Tony Blackburn was fired because his evidence to the Jimmy Savile sex abuse inquiry "fell short" of the standards demanded, BBC director-general Lord Hall has said.
The veteran DJ, who has accused the BBC of making him a "scapegoat", denied in evidence that he had ever been made aware by the BBC of a complaint against him by a teenager in 1971 even though the corporation told the inquiry he had been.
Dame Janet Smith, in her inquiry report, said she "preferred" the evidence that Blackburn was in fact interviewed by BBC officials about the complaint despite his denial.
The allegation, which Blackburn has strenuously denied, was that he "seduced" teenager Claire McAlpine after inviting her back to his flat following a recording of Top Of The Pops.
In a statement, Blackburn said he had been told that the girl's mother told the BBC, a few weeks after her initial complaint, that Claire had withdrawn the allegation.
The 73-year-old also said Dame Janet's report made no suggestion he was guilty of misconduct with the teenager, nor did a coroner's inquest or a subsequent police inquiry into her death after she took her own life.
But Lord Hall said the corporation had "parted company" with Blackburn because of his evidence to the inquiry.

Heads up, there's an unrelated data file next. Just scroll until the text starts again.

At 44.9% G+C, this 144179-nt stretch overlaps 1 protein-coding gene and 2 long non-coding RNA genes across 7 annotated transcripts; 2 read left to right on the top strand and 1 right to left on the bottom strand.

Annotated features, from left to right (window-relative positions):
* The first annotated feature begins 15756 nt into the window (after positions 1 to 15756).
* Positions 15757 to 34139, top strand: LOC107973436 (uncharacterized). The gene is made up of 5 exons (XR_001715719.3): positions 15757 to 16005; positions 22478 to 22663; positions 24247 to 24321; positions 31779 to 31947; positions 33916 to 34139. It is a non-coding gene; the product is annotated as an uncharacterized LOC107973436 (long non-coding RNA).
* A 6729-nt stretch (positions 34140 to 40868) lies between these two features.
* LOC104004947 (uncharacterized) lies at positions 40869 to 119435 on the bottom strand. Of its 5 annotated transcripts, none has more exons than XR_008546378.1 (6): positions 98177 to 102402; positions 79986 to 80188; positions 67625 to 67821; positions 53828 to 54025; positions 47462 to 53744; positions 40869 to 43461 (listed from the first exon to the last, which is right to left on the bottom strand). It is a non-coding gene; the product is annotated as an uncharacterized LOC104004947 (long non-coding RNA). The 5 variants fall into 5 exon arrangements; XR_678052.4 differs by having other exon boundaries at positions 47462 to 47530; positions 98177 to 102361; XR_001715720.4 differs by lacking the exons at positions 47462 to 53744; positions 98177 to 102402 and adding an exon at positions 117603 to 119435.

Asked why the BBC sacked the DJ, and he said: "Look, put this in context. This is one of the most important inquiries in the BBC's history. And that has put an even greater responsibility on everyone who took part in that inquiry to co-operate fully and to be open.
"So many survivors and witnesses have honestly and openly co-operated fully and at great personal cost to themselves.
"As Dame Janet has said, she's rejected his evidence, and she has explained very clearly why.
"I have to take that extremely seriously. My interpretation of that is that Tony Blackburn fell short of the standards of evidence that such an inquiry demanded.
"I am making no judgment or accusations about events or behaviours about what happened in the past, but simply about what he's done now and what he was doing in front of this really crucial inquiry."
The complaint about Blackburn started life as an internal BBC matter, but was soon to become a matter of public interest and concern.
The report said: "Shortly afterwards, Claire McAlpine committed suicide and, on the Sunday following her death, the News of the World carried a front page piece suggesting, in effect, that her death was directly connected with her association with Top Of The Pops."
Blackburn has pledged to take legal action against the corporation, which he claims is making him a "scapegoat" for its own "cover-up" of abuse.